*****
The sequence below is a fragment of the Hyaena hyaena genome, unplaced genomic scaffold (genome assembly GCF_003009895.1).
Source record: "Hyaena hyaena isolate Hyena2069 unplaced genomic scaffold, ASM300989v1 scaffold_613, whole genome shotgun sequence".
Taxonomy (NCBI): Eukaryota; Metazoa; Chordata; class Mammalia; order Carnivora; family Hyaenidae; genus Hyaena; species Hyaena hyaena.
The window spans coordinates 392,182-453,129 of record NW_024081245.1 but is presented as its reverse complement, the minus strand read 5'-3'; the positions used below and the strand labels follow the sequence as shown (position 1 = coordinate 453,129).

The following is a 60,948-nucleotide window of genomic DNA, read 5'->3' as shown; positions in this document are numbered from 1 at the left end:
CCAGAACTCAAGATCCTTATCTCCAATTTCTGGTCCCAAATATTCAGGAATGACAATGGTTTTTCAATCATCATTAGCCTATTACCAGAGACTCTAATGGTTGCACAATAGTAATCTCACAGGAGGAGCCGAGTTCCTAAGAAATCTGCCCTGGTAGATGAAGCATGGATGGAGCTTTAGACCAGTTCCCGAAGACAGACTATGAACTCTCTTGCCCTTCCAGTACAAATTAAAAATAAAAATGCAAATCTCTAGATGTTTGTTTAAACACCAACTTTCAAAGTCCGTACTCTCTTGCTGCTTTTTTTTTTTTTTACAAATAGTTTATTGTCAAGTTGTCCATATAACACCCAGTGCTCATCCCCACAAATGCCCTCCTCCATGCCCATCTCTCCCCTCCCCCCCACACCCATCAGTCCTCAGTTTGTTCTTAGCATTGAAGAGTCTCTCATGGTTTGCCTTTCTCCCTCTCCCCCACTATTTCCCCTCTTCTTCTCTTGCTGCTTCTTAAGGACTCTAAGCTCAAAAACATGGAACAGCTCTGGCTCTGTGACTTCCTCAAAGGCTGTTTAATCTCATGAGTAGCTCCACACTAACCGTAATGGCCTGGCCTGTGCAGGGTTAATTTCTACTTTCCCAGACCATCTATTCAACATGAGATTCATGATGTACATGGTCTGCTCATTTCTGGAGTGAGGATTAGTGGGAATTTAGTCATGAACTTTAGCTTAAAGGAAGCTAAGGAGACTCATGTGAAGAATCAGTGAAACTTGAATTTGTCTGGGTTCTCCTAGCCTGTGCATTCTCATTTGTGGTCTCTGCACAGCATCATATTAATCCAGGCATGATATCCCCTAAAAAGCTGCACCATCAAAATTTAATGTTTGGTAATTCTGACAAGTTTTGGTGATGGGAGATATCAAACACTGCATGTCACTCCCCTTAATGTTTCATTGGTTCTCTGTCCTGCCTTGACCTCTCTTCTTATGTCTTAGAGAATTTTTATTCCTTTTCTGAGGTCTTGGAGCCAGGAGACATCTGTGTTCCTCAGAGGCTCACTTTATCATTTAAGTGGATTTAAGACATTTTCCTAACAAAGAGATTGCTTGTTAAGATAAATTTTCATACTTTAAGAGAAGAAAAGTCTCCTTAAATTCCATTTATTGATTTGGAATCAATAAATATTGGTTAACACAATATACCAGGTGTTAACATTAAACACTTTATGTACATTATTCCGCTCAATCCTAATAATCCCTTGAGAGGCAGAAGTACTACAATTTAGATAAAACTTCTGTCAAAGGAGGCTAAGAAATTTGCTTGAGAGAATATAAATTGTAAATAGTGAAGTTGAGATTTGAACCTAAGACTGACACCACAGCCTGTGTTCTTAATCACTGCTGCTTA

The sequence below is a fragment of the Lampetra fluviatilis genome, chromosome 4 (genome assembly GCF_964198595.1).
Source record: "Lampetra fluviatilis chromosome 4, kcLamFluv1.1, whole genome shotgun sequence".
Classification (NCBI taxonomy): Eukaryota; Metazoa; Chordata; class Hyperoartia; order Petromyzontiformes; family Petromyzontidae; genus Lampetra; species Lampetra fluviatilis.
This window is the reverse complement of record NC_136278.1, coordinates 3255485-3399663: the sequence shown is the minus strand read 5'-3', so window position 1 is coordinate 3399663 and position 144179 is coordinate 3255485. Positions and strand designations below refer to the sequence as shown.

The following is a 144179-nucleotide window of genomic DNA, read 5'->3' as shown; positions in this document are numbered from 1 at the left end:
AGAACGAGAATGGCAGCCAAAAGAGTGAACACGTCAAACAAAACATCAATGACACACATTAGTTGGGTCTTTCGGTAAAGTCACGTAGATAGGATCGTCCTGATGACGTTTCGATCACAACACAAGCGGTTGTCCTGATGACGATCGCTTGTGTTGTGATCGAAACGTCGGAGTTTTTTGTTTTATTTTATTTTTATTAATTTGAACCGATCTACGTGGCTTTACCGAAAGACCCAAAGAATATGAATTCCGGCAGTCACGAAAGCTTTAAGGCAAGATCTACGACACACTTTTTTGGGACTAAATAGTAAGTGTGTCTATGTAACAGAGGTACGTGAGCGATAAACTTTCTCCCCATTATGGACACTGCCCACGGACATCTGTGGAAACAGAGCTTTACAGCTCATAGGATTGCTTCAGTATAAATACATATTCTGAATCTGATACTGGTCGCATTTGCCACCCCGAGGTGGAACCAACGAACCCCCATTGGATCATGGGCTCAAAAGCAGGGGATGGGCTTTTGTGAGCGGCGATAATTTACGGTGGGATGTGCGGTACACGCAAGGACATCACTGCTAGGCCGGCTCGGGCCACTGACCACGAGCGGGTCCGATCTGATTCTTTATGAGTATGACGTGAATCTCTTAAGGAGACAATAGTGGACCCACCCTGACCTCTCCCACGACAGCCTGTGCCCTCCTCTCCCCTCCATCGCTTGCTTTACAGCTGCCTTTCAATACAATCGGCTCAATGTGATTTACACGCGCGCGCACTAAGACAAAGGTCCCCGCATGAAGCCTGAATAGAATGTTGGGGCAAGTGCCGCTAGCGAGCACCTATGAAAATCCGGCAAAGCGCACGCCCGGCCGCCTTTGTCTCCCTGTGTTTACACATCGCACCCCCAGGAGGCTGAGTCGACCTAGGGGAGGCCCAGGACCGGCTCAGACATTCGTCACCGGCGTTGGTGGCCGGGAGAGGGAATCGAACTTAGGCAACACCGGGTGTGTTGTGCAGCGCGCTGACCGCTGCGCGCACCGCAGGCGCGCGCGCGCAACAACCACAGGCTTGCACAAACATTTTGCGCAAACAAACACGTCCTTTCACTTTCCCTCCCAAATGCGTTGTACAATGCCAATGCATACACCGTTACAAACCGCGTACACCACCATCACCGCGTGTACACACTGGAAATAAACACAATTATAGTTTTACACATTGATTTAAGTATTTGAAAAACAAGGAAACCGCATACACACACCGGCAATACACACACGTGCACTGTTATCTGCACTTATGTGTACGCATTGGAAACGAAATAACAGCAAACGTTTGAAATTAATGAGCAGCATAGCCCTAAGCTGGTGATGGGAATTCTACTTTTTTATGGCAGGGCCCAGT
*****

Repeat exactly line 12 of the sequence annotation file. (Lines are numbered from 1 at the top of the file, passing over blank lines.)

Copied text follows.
AGAACGAGAATGGCAGCCAAAAGAGTGAACACGTCAAACAAAACATCAATGACACACATTAGTTGGGTCTTTCGGTAAAGTCACGTAGATAGGATCGTCCTGATGACGTTTCGATCACAACACAAGCGGTTGTCCTGATGACGATCGCTTGTGTTGTGATCGAAACGTCGGAGTTTTTTGTTTTATTTTATTTTTATTAATTTGAACCGATCTACGTGGCTTTACCGAAAGACCCAAAGAATATGAATTCCGGCAGTCACGAAAGCTTTAAGGCAAGATCTACGACACACTTTTTTGGGACTAAATAGTAAGTGTGTCTATGTAACAGAGGTACGTGAGCGATAAACTTTCTCCCCATTATGGACACTGCCCACGGACATCTGTGGAAACAGAGCTTTACAGCTCATAGGATTGCTTCAGTATAAATACATATTCTGAATCTGATACTGGTCGCATTTGCCACCCCGAGGTGGAACCAACGAACCCCCATTGGATCATGGGCTCAAAAGCAGGGGATGGGCTTTTGTGAGCGGCGATAATTTACGGTGGGATGTGCGGTACACGCAAGGACATCACTGCTAGGCCGGCTCGGGCCACTGACCACGAGCGGGTCCGATCTGATTCTTTATGAGTATGACGTGAATCTCTTAAGGAGACAATAGTGGACCCACCCTGACCTCTCCCACGACAGCCTGTGCCCTCCTCTCCCCTCCATCGCTTGCTTTACAGCTGCCTTTCAATACAATCGGCTCAATGTGATTTACACGCGCGCGCACTAAGACAAAGGTCCCCGCATGAAGCCTGAATAGAATGTTGGGGCAAGTGCCGCTAGCGAGCACCTATGAAAATCCGGCAAAGCGCACGCCCGGCCGCCTTTGTCTCCCTGTGTTTACACATCGCACCCCCAGGAGGCTGAGTCGACCTAGGGGAGGCCCAGGACCGGCTCAGACATTCGTCACCGGCGTTGGTGGCCGGGAGAGGGAATCGAACTTAGGCAACACCGGGTGTGTTGTGCAGCGCGCTGACCGCTGCGCGCACCGCAGGCGCGCGCGCGCAACAACCACAGGCTTGCACAAACATTTTGCGCAAACAAACACGTCCTTTCACTTTCCCTCCCAAATGCGTTGTACAATGCCAATGCATACACCGTTACAAACCGCGTACACCACCATCACCGCGTGTACACACTGGAAATAAACACAATTATAGTTTTACACATTGATTTAAGTATTTGAAAAACAAGGAAACCGCATACACACACCGGCAATACACACACGTGCACTGTTATCTGCACTTATGTGTACGCATTGGAAACGAAATAACAGCAAACGTTTGAAATTAATGAGCAGCATAGCCCTAAGCTGGTGATGGGAATTCTACTTTTTTATGGCAGGGCCCAGT